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Trisha Paul. What are Illness Narratives?. “Expressions of the experience of being ill” Can take many forms (art, film, dance, etc.) Can be told from a variety of perspectives (Health professionals, loved ones, etc.). Literary Illness Narratives about Cancer. The Idea.

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Trisha Paul


What are Illness Narratives?

  • “Expressions of the experience of being ill”

  • Can take many forms (art, film, dance, etc.)

  • Can be told from a variety of perspectives

    (Health professionals, loved ones, etc.)


Literary Illness Narratives about Cancer


The Idea

  • Explore how children with cancer express their experience through narrative:

    • Writing

    • Drawing

    • Speaking


“Express what it is like to have cancer”3 Principle Themes


1. Chronological Coherence

“Sometimes I feel like this experience will never end. But I know it will. Having my friends makes me want to keep on going. Friends are forever.”


2. Distance and Creation of Self

“A picture that shows my mind when it is confused.”


3. Emotional Expression/Empowerment

“This is how I feel about what has happened to me.”


Goals

  • Explore how children conceptualize cancer

  • Observe how expression through narrative functions as a therapeutic process


Current Status

  • IRB application submitted

  • Preparation for recruitment

  • Data collection begins in July

  • Begin with pilot study of about 40 children

  • Longitudinal study

    • IRB filed for 2 years, 100 children


Participants

  • Pediatric Oncology patients at Mott

    • Inpatients

    • Outpatients

  • Ages 10-17

  • Basic understanding of their illness

  • Interested in opening up about their illness


Participant Benefits

  • Empowered to tell the story of their cancer

  • Create and keep their storybook narrative

  • Opportunity to publish their narratives


Participant Risks

  • Psychological discomfort from discussing cancer

  • No uncomfortable questions will be asked

  • Patients can skip questions that make them uncomfortable


Recruitment- Referrals

  • Pediatric Oncology Team referrals:

    • Physicians

    • Nurses

    • Nurse Practitioners

    • Social Workers

    • Child Life Specialists


Recruitment- Eligibility


Before Activity

  • Complete Informed Consent

  • Obtain written parent consent

  • Begin recording

  • Child verbal assent


Activity

  • Sit down with each child

  • Child can tell their story as they wish through:

    • Writing

    • Drawing

    • Speaking

    • All of the above

  • If need encouragement, ask prompting questions to guide child


Activity- Prompts

  • Diagnosis

  • Symptoms

  • Hospital

  • Treatment

  • Advice

  • Reflections


Post-Activity Survey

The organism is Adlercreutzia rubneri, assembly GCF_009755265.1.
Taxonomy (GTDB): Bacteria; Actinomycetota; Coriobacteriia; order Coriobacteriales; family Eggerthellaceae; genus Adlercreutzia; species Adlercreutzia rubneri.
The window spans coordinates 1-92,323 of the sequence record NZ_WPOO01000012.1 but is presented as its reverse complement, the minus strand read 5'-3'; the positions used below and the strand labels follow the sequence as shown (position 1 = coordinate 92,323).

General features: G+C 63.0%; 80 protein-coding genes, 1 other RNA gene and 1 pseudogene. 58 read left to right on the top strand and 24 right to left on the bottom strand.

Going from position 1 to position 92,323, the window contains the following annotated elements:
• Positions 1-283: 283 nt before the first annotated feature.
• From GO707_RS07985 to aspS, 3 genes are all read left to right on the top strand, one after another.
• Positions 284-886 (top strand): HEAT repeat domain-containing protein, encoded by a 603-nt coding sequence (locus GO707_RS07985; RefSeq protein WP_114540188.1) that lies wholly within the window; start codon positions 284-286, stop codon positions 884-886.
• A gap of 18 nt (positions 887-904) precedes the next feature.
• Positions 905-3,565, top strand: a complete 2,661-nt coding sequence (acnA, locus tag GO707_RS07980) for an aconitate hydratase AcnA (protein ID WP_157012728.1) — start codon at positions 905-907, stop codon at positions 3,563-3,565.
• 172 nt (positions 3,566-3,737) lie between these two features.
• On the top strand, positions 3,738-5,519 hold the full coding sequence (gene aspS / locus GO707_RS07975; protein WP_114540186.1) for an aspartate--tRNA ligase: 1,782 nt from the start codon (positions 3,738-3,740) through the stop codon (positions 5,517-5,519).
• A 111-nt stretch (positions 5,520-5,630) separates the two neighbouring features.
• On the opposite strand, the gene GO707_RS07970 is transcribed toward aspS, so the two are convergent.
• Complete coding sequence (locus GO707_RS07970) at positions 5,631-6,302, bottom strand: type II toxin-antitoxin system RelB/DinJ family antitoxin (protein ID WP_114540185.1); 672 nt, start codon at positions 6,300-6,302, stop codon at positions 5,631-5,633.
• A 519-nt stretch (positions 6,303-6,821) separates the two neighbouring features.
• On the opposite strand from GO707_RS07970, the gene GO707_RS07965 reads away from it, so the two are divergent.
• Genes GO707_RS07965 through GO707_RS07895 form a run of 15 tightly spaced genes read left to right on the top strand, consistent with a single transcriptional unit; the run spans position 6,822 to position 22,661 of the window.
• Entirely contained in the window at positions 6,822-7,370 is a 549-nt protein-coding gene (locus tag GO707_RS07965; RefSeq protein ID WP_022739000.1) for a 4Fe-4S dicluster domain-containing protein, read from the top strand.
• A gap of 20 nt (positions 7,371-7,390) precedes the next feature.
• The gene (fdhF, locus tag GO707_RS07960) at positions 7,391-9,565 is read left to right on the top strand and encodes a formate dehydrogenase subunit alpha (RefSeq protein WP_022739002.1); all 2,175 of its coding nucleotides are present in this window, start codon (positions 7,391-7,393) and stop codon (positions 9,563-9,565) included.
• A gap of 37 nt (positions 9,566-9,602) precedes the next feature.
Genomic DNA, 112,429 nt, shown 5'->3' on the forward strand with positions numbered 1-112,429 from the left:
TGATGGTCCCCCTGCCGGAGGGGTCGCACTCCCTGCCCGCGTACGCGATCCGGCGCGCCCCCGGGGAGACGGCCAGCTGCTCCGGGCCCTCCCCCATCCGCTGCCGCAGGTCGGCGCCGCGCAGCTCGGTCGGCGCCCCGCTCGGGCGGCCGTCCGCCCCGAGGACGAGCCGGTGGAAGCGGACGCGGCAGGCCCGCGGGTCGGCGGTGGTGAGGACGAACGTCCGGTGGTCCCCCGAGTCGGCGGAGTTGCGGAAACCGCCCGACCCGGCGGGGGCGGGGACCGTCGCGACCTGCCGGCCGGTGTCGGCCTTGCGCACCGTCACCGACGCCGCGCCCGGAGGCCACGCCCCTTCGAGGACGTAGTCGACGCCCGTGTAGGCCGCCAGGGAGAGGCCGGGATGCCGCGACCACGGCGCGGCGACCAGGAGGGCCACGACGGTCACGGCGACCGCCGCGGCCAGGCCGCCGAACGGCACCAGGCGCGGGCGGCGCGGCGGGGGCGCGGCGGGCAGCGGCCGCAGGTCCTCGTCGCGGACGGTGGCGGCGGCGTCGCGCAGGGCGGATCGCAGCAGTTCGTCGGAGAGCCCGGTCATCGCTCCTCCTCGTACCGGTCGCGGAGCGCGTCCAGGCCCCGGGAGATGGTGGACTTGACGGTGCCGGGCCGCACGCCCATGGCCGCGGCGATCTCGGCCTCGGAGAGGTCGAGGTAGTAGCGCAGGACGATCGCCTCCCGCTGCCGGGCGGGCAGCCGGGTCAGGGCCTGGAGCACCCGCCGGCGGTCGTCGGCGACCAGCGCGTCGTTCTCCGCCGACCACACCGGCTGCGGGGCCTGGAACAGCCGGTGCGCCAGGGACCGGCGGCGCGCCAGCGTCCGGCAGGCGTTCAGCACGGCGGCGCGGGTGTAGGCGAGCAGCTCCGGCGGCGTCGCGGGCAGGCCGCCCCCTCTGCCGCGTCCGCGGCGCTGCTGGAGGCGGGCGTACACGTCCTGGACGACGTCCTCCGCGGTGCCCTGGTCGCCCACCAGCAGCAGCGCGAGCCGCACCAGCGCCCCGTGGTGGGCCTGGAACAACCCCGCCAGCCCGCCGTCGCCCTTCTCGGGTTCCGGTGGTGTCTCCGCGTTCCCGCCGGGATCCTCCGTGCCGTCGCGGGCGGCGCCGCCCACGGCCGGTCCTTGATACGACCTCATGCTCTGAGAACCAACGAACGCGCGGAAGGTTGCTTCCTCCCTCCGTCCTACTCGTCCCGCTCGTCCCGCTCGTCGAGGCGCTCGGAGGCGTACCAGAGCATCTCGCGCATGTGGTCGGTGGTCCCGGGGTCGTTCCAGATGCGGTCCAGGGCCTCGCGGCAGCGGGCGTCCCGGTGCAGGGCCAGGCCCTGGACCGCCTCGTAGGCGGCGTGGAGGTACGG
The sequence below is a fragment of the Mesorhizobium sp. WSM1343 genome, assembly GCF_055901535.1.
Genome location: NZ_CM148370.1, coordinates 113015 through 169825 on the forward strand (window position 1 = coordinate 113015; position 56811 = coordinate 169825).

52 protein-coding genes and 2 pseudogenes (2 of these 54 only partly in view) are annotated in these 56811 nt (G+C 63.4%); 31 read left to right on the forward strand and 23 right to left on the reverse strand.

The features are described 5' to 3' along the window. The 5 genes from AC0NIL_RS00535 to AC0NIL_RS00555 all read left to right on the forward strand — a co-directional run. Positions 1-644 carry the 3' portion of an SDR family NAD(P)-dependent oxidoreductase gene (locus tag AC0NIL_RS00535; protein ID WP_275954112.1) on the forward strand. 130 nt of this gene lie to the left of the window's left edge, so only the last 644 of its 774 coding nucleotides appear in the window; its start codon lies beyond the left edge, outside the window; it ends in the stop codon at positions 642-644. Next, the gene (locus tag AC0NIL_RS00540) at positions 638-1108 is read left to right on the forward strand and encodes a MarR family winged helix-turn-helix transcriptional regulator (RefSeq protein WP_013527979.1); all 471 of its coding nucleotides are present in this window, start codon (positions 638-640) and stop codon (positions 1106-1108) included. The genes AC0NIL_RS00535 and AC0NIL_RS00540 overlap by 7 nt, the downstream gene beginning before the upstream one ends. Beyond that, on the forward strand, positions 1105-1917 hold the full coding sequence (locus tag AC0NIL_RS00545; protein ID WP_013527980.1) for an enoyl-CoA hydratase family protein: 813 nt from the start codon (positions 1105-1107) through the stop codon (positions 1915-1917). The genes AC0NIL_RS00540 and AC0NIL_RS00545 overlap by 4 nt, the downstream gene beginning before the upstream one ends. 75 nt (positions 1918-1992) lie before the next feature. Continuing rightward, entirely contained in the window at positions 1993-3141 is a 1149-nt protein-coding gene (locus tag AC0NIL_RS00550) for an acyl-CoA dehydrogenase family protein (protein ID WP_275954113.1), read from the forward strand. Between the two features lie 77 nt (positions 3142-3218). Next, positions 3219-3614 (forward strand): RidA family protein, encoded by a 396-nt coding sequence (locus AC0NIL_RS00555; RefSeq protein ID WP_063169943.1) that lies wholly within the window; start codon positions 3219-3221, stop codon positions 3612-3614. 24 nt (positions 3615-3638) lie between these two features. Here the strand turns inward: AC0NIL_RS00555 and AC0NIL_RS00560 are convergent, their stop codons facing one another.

1. How does this activity make you feel?

2. Does writing make you feel better? Why?

  • Drawing?

  • Speaking?

    3. Which form did you prefer?

    4. Why did you prefer this method?


After Activity- Researchers

  • Scan narratives

  • Return hard copies to patients

  • Store digital copies with recordings on secure laptop

  • Patient confidentiality

    • Number assigned to narratives for analysis


Data Analysis- Literary

  • How do children conceptualize cancer?

  • What invisible scars of cancer become visible through narrative?

  • How do children understand medical terminology?

  • How do narratives differ by a child’s diagnosis and stage in treatment?


Data Analysis- Statistical

  • Is writing, drawing, or speaking therapeutic?

  • Which medium did children prefer?

    • Was there a trend for this preference based on age, gender, stage of treatment?

  • What was different about each form of expression?


After Activity- Patients

  • Keep hard copy of narrative

  • $20 gift card for compensation

  • Opportunity to publish their story

    • Collaboration with Michigan Publishing

    • Children choose disclosure


Further Research

  • Analyze artistic representations of cancer

  • Transcribe and analyze recorded narratives

  • Explore other mediums (ex. Video)

  • Create interactive compilation of narratives

    • iBooksas child-friendly format

    • Multimedia (text, audio, video)


Conclusions

  • Narratives are important and inherent in medicine

  • How children tell their story can provide insight into how illness has affected them.

    • Chronological coherence

    • Distance and creation of self

    • Emotional expression/empowerment

  • Only in appreciating these unique experiences, I believe, can we work together to treat the many facets of cancer.


Special Thanks to Sponsors


Special Thanks to Supporters

  • Patients and families

  • Dr. RajenMody (PedsHeme/Onc)

  • Dr. Alexander Blackwood (Peds ID)

  • Melanie Yergeau (English)

  • JenniGretzema (Child Life)

  • Donovan Bowerbank(Child Life)

  • J.J. Bouchard (Child Life)

  • Angela Stovall (PedsHeme/Onc)

  • PedsHeme/Onc Staff


Thank you.Trisha [email protected]


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